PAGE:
Sunday, October 9, 2016 am                                                    Others 2016 Index


Comfort One Another With These Words
1 Thessalonians 4:18

 We have been studying numerous “one another” passages in the New Testament.   These passages are all related as they describe our relationship toward “one another” as brethren, which is certainly a part of the Christian’s life toward others.  AND many of them are interrelated, meaning they complement each other and work together.  But each one has its own set of applications which is what we are trying to glean in this study.  Today we want to address in more detail, some “one another” passages related to how we speak to one another. 

 I.                     Comfort one another

a.       The Greek word, παρακαλέω (parakaleō), is a word with many meanings.  Its literal meaning is “to call to one’s side” (BDAG).  It is the idea of standing beside someone who is struggling, in sorrow or distress.  Words associated with this include:

1. Comfort - To comfort one is to give them emotional strength and/or to console them.
2. Exhort - to appeal to, urge, or to exhort (BDAG).
3. Implore (cf. Philippians 4:2) or beg (cf. Acts 13:42, 16:15) or urge (cf. 1 Timothy 1:3), etc.
In the New Testament, we find both comfort and exhortation as they relate to how we address one another in in our conversations and manner of life.  Let us consider these things.

b.       Another form of this word, (παράκλητος, paraklētos), is found 5 times in the NT in reference to the Holy Spirit as Jesus called Him “the Helper” (John 14:16, 26, 15:26, 16:7) and of Jesus Himself in 1 John 2:1 when we sin, we have an Advocate with the Father…  This gives us some insight into what this word includes.  Think of how the Holy Spirit helped the apostles in revealing the word and as they stood beside Him (cf. Luke 12:11-12 – as they taught, the HS would be with them). 
Think of Paul at the end of his life in 2 Timothy 4:15-16 – at his first defense he was alone (no one stood with him, “but the Lord stood with me and strengthened me…”)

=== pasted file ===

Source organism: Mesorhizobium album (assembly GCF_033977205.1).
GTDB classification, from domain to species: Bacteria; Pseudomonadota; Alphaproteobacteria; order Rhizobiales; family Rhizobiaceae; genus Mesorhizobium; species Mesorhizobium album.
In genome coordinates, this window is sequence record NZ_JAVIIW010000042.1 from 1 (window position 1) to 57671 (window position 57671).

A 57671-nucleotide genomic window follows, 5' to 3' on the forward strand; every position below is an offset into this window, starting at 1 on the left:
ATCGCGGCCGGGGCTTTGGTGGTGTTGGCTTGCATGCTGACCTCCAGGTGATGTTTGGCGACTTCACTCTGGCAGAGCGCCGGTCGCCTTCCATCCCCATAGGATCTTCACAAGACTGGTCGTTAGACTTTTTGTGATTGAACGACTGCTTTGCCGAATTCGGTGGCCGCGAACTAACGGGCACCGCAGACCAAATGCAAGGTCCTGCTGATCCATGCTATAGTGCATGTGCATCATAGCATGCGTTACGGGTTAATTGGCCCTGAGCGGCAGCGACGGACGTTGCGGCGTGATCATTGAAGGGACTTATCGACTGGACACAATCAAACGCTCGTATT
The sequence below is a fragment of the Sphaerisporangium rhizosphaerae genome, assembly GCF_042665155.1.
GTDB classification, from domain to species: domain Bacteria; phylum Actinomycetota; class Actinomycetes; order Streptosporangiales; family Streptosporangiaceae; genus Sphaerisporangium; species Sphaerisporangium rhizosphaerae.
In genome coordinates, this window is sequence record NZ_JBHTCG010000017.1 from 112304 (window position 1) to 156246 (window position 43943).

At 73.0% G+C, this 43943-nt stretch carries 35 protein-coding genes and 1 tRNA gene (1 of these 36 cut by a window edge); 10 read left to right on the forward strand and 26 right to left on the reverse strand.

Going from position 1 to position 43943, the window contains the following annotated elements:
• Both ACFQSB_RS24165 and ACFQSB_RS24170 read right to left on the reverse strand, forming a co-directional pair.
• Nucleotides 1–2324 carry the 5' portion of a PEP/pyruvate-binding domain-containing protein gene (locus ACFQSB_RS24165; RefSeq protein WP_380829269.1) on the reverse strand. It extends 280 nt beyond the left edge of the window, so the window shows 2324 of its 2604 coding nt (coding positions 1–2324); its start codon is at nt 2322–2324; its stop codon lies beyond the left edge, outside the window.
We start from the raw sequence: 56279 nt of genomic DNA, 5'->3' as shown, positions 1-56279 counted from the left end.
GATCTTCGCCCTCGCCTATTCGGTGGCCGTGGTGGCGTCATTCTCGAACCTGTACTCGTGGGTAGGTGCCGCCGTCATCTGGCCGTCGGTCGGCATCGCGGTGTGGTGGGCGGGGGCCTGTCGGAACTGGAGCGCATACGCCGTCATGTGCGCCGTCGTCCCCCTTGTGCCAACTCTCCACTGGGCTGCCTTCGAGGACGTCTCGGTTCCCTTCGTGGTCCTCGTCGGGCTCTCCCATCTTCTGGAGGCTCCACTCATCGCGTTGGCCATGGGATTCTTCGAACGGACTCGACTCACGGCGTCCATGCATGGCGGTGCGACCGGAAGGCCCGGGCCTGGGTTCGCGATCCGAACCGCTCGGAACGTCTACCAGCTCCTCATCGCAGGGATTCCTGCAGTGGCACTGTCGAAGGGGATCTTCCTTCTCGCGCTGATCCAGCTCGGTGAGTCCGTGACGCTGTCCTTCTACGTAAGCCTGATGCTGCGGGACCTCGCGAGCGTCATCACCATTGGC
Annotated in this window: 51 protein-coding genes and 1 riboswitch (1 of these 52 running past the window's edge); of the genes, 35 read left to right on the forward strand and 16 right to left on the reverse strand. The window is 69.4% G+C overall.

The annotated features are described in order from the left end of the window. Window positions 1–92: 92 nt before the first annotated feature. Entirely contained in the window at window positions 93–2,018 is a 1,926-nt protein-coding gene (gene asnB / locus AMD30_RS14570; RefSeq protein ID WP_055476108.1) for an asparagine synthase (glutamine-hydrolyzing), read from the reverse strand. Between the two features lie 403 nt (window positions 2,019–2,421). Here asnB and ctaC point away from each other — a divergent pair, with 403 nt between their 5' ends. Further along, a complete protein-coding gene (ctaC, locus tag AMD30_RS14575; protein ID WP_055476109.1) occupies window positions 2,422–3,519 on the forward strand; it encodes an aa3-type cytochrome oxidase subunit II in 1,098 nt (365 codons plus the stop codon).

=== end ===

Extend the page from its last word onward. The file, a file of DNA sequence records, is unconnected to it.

When we think of comforting one another, I want us to consider how Jesus is by our side!

c.        There are also other words, with similar meanings that are translated comfort and reflect what we think of when we use this word. 

d.       That we need to consider this conduct goes without saying.  As we have noted frequently, we are living in troublesome times.  And now, more than ever, we need each other!  EVEN in the best of times, we face individual struggles and troubles.  And we need to be there for one another with proper attitudes, demeanor and conduct.
ALL OF US become discouraged from time to time.  Some handle it better than others, some hide it better than others and some don’t handle hard times well and you know it.   
Therefore, some need more attention than others as they deal with whatever it is they are dealing with (i.e. the ones not handling it so well). 
As a whole, these “one another” passages are given without qualifiers.  In other words, they apply regardless of who our brethren are.  In fact, our love calls for us to be willing to go that “extra mile” for the brother that needs it the most, or the one that might present a little more of a challenge.  NOTE Philippians 2:1, “if there is any comfort of love…” (Paul is making rhetorical observations).

e.       Comfort

1.       1 Thess. 5:11 therefore comfort (encourage - NASB), each other and edify one another.

2.       1 Thess. 4:18 – therefore comfort one another with these words (more on this in our next point).  In BOTH of these passages, Paul is dealing with our Lord’s return and how we can use that to strengthen both ourselves and each other.

3.       2 Cor. 1:3-7 – our God is a God of comfort.  He comforts in such a way that we are able to comfort one another.   Romans 14:5 notes that He is a God of patience and comfort

4.       2 Corinthians 13:11, “Become complete.  Be of good comfort, be of one mind, live in peace…”

f.         How do we comfort one another?

1.       By simply being there for each other when needed – as the word is used in its literal sense.  I think of one who has suffered the loss of a loved one.  When Lazarus died, as Jesus made His way to him and the family we read of those around – John 11:19, 31 – where many Jews where with Mary and Martha comforting them.
while there are many times where we can be a help to others (i.e. Galatians 6:2 – bear one another’s burdens), sometimes all we can do is be there.  But it is so appreciated.